Indian Journal of Medical Research

: 2013  |  Volume : 138  |  Issue : 3  |  Page : 340--346

Beneficiary level factors influencing Janani Suraksha Yojana utilization in urban slum population of trans-Yamuna area of Delhi

K Vikram, AK Sharma, AT Kannan 
 Department of Community Medicine, University College of Medical Sciences & Guru Teg Bahadur Hospital, Delhi, India

Correspondence Address:
A K Sharma
Professor, Department of Community Medicine, University College of Medical Sciences & Guru Teg Bahadur Hospital, Delhi 110 095


Background & objectives : Janani Suraksha Yojana (JSY), a conditional cash transfer scheme introduced to improve the institutional delivery rates and thereby reduce the maternal and infant mortality was implemented in all States and Union Territories of India from 2007. The present study was carried out to identify the beneficiary level factors of utilization of JSY scheme in urban slums and resettlement colonies of trans-Yamuna area of Delhi. Methods : A cross-sectional community based survey was done of mothers of infants in the selected areas of the two districts by stratified random sampling on a population proportionate basis. Socio-demographic factors, antenatal services availed and distance of nearest health facility were studied. Outcome variable, a beneficiary, was a woman who had ever interacted with the ASHA of her area during the antenatal period of previous pregnancy and had child birth in an institution. Descriptive tables were drawn; univariate analysis followed by multiple logistic regression was applied for identifying the predictors for availing the benefits. Results : Of the 469 mothers interviewed, 333 (71%) had institutional delivery, 128 (27.3%) had benefited from JSY scheme and 68 (14.5%) had received cash benefits of JSY. Belonging to Hindu religion and having had more than 6 antenatal check ups were the significant predictors of availing the benefits of JSY. Conclusion : There is a need to improve the awareness among urban slum population about the utilization of JSY scheme. Targeting difficult to access areas with special measures and encouraging more antenatal visits were essential, prerequisites to improve the impact of JSY.

How to cite this article:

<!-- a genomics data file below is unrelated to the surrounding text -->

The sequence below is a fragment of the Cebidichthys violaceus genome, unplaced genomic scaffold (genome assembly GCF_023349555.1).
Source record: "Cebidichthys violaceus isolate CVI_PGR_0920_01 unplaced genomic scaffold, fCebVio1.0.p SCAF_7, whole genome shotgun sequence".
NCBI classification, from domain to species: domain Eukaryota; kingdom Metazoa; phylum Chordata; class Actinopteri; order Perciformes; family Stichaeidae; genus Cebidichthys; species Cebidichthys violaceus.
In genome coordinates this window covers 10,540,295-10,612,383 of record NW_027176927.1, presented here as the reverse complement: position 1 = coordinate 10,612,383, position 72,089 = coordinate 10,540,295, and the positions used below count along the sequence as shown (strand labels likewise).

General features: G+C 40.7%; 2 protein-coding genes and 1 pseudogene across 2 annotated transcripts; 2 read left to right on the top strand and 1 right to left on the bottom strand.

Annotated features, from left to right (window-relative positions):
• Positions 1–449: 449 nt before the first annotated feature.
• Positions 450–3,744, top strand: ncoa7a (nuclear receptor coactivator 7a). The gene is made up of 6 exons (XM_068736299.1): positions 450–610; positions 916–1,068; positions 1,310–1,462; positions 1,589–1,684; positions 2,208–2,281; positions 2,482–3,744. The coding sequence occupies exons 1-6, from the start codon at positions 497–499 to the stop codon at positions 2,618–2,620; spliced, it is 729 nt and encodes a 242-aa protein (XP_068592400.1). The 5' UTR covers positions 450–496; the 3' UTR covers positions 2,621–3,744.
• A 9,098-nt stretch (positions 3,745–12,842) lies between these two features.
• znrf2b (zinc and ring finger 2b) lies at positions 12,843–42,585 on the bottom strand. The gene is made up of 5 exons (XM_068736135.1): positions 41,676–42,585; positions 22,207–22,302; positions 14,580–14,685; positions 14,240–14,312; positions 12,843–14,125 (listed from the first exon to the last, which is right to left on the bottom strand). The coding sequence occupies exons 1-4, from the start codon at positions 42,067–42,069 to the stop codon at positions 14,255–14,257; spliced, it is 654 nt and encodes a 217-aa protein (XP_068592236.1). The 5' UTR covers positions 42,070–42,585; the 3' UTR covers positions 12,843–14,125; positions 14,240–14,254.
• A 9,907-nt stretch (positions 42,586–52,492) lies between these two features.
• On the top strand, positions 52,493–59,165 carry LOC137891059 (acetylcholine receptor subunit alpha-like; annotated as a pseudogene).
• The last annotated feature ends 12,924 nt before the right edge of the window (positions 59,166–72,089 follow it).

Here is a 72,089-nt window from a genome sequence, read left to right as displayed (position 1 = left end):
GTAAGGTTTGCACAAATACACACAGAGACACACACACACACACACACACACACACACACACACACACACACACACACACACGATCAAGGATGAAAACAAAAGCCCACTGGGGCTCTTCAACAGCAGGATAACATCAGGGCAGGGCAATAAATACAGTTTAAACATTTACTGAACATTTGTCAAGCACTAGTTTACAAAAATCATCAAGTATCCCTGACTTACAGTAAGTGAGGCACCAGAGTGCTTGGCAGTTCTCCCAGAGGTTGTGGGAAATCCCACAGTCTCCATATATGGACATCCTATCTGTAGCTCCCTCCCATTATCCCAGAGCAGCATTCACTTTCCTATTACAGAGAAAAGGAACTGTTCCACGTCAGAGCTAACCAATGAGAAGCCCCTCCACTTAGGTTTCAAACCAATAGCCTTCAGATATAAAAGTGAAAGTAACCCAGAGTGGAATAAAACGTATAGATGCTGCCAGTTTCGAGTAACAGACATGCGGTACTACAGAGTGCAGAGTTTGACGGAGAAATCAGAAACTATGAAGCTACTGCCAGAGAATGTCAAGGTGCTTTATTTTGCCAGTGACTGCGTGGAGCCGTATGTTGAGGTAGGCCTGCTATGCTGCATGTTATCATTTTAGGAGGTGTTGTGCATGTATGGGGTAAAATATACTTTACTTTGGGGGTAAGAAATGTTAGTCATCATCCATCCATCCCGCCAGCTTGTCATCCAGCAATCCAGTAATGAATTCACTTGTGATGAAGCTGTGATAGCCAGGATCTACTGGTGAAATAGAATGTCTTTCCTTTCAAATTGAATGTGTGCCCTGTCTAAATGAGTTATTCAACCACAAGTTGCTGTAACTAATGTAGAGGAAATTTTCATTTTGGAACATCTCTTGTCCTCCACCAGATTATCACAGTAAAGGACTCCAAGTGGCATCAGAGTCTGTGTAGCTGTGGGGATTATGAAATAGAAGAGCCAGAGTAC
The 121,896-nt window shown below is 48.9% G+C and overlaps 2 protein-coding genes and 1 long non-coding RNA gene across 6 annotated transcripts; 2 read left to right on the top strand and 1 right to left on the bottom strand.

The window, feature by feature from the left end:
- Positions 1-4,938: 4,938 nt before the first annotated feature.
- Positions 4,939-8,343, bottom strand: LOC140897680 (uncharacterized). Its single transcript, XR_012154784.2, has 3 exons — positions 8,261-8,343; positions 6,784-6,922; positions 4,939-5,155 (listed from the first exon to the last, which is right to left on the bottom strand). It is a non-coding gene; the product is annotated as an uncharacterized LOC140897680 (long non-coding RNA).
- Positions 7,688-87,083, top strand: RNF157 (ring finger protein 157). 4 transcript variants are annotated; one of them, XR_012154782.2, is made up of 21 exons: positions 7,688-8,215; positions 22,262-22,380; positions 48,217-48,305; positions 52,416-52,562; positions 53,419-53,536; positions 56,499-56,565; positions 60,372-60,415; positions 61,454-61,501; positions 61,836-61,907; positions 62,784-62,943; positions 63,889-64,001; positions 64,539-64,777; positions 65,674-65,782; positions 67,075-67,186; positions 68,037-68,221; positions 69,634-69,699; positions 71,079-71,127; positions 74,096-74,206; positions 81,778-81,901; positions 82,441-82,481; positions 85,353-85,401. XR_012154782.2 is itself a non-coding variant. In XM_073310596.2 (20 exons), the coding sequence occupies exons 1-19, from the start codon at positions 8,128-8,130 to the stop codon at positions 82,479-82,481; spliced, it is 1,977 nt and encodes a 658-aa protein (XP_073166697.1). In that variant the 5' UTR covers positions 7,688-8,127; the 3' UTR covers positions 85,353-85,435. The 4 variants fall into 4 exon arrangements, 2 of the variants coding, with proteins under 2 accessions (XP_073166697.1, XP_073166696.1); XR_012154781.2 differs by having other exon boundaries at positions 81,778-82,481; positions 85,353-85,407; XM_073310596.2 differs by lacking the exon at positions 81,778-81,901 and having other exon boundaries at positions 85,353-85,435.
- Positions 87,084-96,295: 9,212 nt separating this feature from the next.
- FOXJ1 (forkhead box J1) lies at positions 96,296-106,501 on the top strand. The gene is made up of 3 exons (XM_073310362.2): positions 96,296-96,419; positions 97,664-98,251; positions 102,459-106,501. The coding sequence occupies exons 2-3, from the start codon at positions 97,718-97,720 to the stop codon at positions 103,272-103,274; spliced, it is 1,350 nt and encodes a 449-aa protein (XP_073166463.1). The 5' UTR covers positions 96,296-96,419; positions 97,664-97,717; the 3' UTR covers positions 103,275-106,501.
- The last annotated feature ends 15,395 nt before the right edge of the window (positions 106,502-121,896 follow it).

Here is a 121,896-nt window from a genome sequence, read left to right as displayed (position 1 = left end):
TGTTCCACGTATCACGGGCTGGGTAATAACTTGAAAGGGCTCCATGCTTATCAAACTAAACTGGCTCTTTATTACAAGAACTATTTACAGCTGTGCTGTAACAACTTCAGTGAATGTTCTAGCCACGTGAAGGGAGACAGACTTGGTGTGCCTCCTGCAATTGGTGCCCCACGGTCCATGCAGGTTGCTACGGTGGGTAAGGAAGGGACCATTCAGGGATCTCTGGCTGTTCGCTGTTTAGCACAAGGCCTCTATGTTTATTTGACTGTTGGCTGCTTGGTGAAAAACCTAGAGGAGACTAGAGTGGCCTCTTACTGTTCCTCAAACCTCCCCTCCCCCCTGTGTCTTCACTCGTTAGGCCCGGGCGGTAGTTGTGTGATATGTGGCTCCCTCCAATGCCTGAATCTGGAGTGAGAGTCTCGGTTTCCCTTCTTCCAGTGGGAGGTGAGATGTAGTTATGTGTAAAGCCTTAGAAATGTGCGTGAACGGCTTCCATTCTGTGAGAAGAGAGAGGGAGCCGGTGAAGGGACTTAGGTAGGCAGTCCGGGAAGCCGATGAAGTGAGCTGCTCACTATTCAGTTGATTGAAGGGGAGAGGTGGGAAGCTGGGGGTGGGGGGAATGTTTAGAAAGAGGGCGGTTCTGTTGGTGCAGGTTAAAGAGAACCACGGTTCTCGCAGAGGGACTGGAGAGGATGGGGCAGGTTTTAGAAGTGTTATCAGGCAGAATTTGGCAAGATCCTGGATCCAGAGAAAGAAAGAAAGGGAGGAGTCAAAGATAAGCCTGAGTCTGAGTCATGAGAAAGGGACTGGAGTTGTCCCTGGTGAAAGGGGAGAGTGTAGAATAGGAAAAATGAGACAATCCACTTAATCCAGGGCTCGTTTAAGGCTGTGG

Vikram K, Sharma A K, Kannan A T. Beneficiary level factors influencing Janani Suraksha Yojana utilization in urban slum population of trans-Yamuna area of Delhi.Indian J Med Res 2013;138:340-346

How to cite this URL:
Vikram K, Sharma A K, Kannan A T. Beneficiary level factors influencing Janani Suraksha Yojana utilization in urban slum population of trans-Yamuna area of Delhi. Indian J Med Res [serial online] 2013 [cited 2020 Apr 5 ];138:340-346
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Full Text

Maternal mortality ratio (MMR) estimate of 398/lakh live births in 1997-1998 has fallen to 212/lakh live births in 2007-09 [1],[2] . Though this shows a declining trend, the ratio falls very much short of the target of 100/lakh live births set to be achieved by 2012 under National Rural Health Mission (NRHM) [3] . One of the main strategies to reduce MMR is to improve the skilled attendance at childbirth by increasing the percentage of institutional delivery. Janani Suraksha Yojana (JSY), a conditional cash transfer scheme, was an important step in this direction. The programme envisages achieving a reduction in maternal mortality by providing adequate antenatal care, supervised transportation to institutions for delivery, skilled birth assistance and incentives for care of the newborn and the mother [4] . The main components of the programme are mobilizing the community with the help of intervention worker named Accredited Social Health Activist (ASHA) and providing cash assistance as an incentive for institutional delivery.